18 Apr 2008

Mimic Men

Let’s be country others mimic

We have been called “mimic men” and it seems we do this well. Our levels of crime, traffic congestion, food shortages, road accidents and heinous acts of inhumanity against our children are excused as world trends.

It shouldn’t matter that we have the resources to allow all citizens to at least live above the poverty line, it shouldn’t matter that we have fertile land (where we haven’t yet put houses) to grow food to feed our population, it shouldn’t matter that we are a people who rise above lack of support and appreciation for our own and continue to do and excel in every field.

Why should that matter? We are part of the world and the world is in crisis so, being great mimic men, we must be in crisis too.

What I have serious difficulty understanding is how come we only mimic the bad things? If we are so good at mimicking, why don’t we mimic what is good?

I hear we follow, among others, American culture and sure enough I hear the American accent, I see us wearing sweat shirts and boots, I note that “summer” exists in Trinidad and I even see “spring” and “fall” wending their way into our calendar.

But when I look at the American coverage of their upcoming elections, I see politicians being forced to answer questions about campaign funding, corruption and dangerous liaisons, I see a nation listening and assessing and a politician having to state policies and prove himself to the people.

I don’t see ads about who didn’t do and who going to do and a population thinking that one government will give them what the other wouldn’t, based on race.

I see in America a system where people can sue and win for negligence, while our babies die like it’s the norm in our hospitals.

I see in America a campus killing make news for weeks and a nation made to share and remember the horror, while the recent school killing in Success, Laventille, makes news for a few days and then we look for the next big story.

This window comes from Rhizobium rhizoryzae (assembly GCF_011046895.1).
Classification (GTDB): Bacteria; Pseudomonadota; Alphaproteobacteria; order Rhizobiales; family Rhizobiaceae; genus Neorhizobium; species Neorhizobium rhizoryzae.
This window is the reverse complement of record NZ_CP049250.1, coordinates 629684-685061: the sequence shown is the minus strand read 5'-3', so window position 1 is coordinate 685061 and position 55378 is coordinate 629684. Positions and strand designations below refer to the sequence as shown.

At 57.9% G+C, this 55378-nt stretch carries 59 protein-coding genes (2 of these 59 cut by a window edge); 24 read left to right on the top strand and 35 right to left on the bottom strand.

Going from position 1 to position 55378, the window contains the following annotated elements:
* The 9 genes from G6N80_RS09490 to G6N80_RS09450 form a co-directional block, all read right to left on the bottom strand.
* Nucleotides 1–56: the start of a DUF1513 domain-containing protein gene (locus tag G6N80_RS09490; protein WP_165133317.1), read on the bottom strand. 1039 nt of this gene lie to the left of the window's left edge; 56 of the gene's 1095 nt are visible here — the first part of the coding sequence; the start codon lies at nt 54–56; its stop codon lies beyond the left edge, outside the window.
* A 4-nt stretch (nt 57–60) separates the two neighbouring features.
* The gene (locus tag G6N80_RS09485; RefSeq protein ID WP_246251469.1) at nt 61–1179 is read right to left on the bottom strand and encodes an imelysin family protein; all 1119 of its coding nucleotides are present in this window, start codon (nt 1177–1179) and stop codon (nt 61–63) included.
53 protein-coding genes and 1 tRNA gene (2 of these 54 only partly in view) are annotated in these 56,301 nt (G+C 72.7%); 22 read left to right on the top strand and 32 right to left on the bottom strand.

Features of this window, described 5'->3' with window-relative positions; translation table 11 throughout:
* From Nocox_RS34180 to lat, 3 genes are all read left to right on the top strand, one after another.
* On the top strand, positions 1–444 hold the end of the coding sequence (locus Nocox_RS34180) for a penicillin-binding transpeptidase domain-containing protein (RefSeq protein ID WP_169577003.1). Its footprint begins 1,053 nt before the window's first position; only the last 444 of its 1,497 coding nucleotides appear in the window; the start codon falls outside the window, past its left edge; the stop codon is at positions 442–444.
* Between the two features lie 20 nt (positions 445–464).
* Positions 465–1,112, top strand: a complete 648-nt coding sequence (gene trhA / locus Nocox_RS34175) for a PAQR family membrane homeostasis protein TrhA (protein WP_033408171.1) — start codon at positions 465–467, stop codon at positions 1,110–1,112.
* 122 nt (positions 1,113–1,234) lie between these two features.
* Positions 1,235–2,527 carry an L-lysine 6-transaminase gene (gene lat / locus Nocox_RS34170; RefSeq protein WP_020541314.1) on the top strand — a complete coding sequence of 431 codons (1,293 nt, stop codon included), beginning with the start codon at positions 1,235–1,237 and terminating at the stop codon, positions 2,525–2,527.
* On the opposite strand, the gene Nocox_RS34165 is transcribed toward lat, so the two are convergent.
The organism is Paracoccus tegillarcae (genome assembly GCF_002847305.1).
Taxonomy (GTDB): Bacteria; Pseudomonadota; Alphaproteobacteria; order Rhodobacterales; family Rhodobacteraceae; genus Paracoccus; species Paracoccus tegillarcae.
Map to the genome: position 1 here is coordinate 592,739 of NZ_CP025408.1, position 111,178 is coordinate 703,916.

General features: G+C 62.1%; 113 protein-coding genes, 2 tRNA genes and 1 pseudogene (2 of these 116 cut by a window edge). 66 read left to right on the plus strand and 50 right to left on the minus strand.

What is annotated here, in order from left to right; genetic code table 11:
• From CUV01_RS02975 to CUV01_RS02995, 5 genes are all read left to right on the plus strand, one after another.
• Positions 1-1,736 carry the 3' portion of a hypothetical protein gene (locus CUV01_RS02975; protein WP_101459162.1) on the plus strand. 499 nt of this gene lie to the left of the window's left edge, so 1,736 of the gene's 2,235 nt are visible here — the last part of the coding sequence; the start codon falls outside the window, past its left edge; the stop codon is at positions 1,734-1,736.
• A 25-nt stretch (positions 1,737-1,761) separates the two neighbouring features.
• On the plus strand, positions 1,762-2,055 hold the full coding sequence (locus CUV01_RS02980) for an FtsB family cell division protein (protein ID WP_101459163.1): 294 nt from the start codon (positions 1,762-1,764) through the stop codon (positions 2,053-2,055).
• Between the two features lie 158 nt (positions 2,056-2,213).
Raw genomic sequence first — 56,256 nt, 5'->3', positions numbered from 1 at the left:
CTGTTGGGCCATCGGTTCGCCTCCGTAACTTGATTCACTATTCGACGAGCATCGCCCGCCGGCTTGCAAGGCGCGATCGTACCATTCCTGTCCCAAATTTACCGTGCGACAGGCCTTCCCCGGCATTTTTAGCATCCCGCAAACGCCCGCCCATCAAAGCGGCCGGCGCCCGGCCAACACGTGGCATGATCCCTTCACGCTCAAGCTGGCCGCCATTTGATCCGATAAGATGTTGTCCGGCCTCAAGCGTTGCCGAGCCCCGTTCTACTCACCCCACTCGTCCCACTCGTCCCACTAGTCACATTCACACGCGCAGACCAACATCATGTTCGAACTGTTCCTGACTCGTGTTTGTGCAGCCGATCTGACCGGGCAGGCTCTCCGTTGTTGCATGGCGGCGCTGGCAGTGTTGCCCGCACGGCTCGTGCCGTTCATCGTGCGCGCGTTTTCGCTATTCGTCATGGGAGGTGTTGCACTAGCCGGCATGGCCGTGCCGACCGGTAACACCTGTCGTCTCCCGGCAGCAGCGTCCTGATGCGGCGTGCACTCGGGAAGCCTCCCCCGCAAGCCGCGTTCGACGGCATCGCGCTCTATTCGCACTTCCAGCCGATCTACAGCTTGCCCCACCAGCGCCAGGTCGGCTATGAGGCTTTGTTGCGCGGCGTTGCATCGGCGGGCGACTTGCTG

I see in America how a 16-year-old girl in a Texas community could send a letter for help and help will come, while our children cry out and we sit up only when they are hospitalised or already dead.

In fact we don’t even have to look that far to find someone to mimic. Remember when they tried to privatise Pigeon Point beach? What did Tobagonians do? They found other beaches to go to. Remember the first Plymouth Jazz Festival? What did the THA do? They gave out tickets to Tobagonians to ensure that their people would not miss out because they couldn’t afford the show.

The statement is clear: Tobago is for Tobagonians, Tobagonians will not be excluded in their own country. Elitism will not be favoured over nationalism. But here in Trinidad, nightclubs that employ elitist policies remain the most popular and playing mas and going to cricket have returned to the bourgeoisie.

What happens to our ability to mimic when it comes to the important things?

Until we come together as a people and recognise that your problem is my problem, until we stand together as a people and are more concerned about our nation’s well-being rather than our individual survival, we can have all the oil and gas in the world, we can build the most opulent buildings ever, we can host as many international conferences as possible, but we will never be a first world country.

I urge the media, let it begin with you, recognise the power you have and use it responsibly, be the hound dogs who sniff out the stories we want to ignore, follow the stories that we should never forget, use your forum to uplift and educate and not to self-promote and sensationalise. Bombard us, remind us until we wake up out of our “next party, new story” nightmare, so that the superficial, selfish society that threatens will not become our reality.

The sad truth is we could be a country that the world mimics. Our Carnival, steel pan, writers, sportsmen, artists, religious tolerance and many others things are examples to the world and the world has noticed, yet we continue to look through the window at the other man’s house instead of admiring our own and taking care of it.

Joanne Haynes

Via e-mail

I hear the plaintive wail in your letter Joanne, but Trinidadians like it so. Asking them to change or improve is like beating your head against a brick wall. Which do you think will give way first, the wall or your head?